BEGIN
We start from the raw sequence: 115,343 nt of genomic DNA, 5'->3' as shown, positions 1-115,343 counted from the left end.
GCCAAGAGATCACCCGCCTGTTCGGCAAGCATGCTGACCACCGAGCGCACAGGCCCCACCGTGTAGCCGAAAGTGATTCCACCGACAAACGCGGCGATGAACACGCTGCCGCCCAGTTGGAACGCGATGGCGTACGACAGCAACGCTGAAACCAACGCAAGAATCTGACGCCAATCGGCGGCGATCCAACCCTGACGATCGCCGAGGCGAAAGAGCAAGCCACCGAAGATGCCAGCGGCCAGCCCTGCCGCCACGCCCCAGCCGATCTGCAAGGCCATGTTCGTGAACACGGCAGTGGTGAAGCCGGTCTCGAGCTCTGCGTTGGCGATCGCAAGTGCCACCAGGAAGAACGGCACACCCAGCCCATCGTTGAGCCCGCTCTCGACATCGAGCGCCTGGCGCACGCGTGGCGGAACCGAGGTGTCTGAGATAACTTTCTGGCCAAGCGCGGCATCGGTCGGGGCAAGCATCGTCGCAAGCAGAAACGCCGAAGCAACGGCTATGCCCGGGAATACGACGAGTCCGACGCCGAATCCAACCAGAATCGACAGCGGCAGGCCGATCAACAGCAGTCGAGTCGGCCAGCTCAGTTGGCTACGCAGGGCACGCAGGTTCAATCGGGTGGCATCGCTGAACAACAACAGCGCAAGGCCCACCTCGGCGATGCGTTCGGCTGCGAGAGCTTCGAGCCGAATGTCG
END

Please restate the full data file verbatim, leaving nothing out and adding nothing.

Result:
We start from the raw sequence: 115,343 nt of genomic DNA, 5'->3' as shown, positions 1-115,343 counted from the left end.
GCCAAGAGATCACCCGCCTGTTCGGCAAGCATGCTGACCACCGAGCGCACAGGCCCCACCGTGTAGCCGAAAGTGATTCCACCGACAAACGCGGCGATGAACACGCTGCCGCCCAGTTGGAACGCGATGGCGTACGACAGCAACGCTGAAACCAACGCAAGAATCTGACGCCAATCGGCGGCGATCCAACCCTGACGATCGCCGAGGCGAAAGAGCAAGCCACCGAAGATGCCAGCGGCCAGCCCTGCCGCCACGCCCCAGCCGATCTGCAAGGCCATGTTCGTGAACACGGCAGTGGTGAAGCCGGTCTCGAGCTCTGCGTTGGCGATCGCAAGTGCCACCAGGAAGAACGGCACACCCAGCCCATCGTTGAGCCCGCTCTCGACATCGAGCGCCTGGCGCACGCGTGGCGGAACCGAGGTGTCTGAGATAACTTTCTGGCCAAGCGCGGCATCGGTCGGGGCAAGCATCGTCGCAAGCAGAAACGCCGAAGCAACGGCTATGCCCGGGAATACGACGAGTCCGACGCCGAATCCAACCAGAATCGACAGCGGCAGGCCGATCAACAGCAGTCGAGTCGGCCAGCTCAGTTGGCTACGCAGGGCACGCAGGTTCAATCGGGTGGCATCGCTGAACAACAACAGCGCAAGGCCCACCTCGGCGATGCGTTCGGCTGCGAGAGCTTCGAGCCGAATGTCG